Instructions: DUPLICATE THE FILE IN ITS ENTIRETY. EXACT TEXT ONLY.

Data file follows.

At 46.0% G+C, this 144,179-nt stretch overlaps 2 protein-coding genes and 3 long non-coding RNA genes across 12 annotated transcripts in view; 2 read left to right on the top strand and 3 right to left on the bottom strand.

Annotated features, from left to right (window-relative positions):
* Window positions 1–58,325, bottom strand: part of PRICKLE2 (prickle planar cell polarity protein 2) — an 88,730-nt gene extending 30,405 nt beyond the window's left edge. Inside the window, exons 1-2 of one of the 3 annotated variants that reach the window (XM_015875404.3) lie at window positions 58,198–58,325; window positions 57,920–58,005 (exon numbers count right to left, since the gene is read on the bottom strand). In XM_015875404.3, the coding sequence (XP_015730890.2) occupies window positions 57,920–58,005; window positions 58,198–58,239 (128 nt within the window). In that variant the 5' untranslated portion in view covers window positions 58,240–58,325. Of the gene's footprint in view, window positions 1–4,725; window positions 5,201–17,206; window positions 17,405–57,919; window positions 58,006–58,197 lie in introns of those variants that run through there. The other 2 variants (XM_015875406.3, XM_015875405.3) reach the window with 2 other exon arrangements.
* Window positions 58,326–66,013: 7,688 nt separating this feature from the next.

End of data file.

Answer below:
At 46.0% G+C, this 144,179-nt stretch overlaps 2 protein-coding genes and 3 long non-coding RNA genes across 12 annotated transcripts in view; 2 read left to right on the top strand and 3 right to left on the bottom strand.

Annotated features, from left to right (window-relative positions):
* Window positions 1–58,325, bottom strand: part of PRICKLE2 (prickle planar cell polarity protein 2) — an 88,730-nt gene extending 30,405 nt beyond the window's left edge. Inside the window, exons 1-2 of one of the 3 annotated variants that reach the window (XM_015875404.3) lie at window positions 58,198–58,325; window positions 57,920–58,005 (exon numbers count right to left, since the gene is read on the bottom strand). In XM_015875404.3, the coding sequence (XP_015730890.2) occupies window positions 57,920–58,005; window positions 58,198–58,239 (128 nt within the window). In that variant the 5' untranslated portion in view covers window positions 58,240–58,325. Of the gene's footprint in view, window positions 1–4,725; window positions 5,201–17,206; window positions 17,405–57,919; window positions 58,006–58,197 lie in introns of those variants that run through there. The other 2 variants (XM_015875406.3, XM_015875405.3) reach the window with 2 other exon arrangements.
* Window positions 58,326–66,013: 7,688 nt separating this feature from the next.